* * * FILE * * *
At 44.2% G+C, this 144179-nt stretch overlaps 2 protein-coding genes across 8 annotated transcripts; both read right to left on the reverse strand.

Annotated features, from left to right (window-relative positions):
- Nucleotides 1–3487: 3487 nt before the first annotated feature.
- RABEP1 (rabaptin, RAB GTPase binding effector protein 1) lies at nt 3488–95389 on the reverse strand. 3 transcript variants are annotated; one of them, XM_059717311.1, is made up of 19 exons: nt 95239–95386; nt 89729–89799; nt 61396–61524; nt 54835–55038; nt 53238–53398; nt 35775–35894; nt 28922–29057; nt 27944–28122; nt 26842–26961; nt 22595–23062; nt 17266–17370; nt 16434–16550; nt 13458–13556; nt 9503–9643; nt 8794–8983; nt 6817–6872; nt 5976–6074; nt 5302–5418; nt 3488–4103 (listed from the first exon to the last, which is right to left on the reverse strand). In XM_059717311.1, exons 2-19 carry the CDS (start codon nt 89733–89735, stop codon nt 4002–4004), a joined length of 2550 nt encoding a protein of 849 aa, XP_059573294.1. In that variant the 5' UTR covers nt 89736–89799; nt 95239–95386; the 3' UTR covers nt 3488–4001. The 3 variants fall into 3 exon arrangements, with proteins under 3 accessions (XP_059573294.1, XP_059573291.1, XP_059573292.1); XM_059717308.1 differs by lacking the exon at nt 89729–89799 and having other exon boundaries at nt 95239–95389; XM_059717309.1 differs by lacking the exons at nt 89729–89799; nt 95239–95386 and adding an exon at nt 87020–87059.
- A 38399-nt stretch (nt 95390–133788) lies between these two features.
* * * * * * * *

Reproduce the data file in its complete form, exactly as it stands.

At 44.2% G+C, this 144179-nt stretch overlaps 2 protein-coding genes across 8 annotated transcripts; both read right to left on the reverse strand.

Annotated features, from left to right (window-relative positions):
- Nucleotides 1–3487: 3487 nt before the first annotated feature.
- RABEP1 (rabaptin, RAB GTPase binding effector protein 1) lies at nt 3488–95389 on the reverse strand. 3 transcript variants are annotated; one of them, XM_059717311.1, is made up of 19 exons: nt 95239–95386; nt 89729–89799; nt 61396–61524; nt 54835–55038; nt 53238–53398; nt 35775–35894; nt 28922–29057; nt 27944–28122; nt 26842–26961; nt 22595–23062; nt 17266–17370; nt 16434–16550; nt 13458–13556; nt 9503–9643; nt 8794–8983; nt 6817–6872; nt 5976–6074; nt 5302–5418; nt 3488–4103 (listed from the first exon to the last, which is right to left on the reverse strand). In XM_059717311.1, exons 2-19 carry the CDS (start codon nt 89733–89735, stop codon nt 4002–4004), a joined length of 2550 nt encoding a protein of 849 aa, XP_059573294.1. In that variant the 5' UTR covers nt 89736–89799; nt 95239–95386; the 3' UTR covers nt 3488–4001. The 3 variants fall into 3 exon arrangements, with proteins under 3 accessions (XP_059573294.1, XP_059573291.1, XP_059573292.1); XM_059717308.1 differs by lacking the exon at nt 89729–89799 and having other exon boundaries at nt 95239–95389; XM_059717309.1 differs by lacking the exons at nt 89729–89799; nt 95239–95386 and adding an exon at nt 87020–87059.
- A 38399-nt stretch (nt 95390–133788) lies between these two features.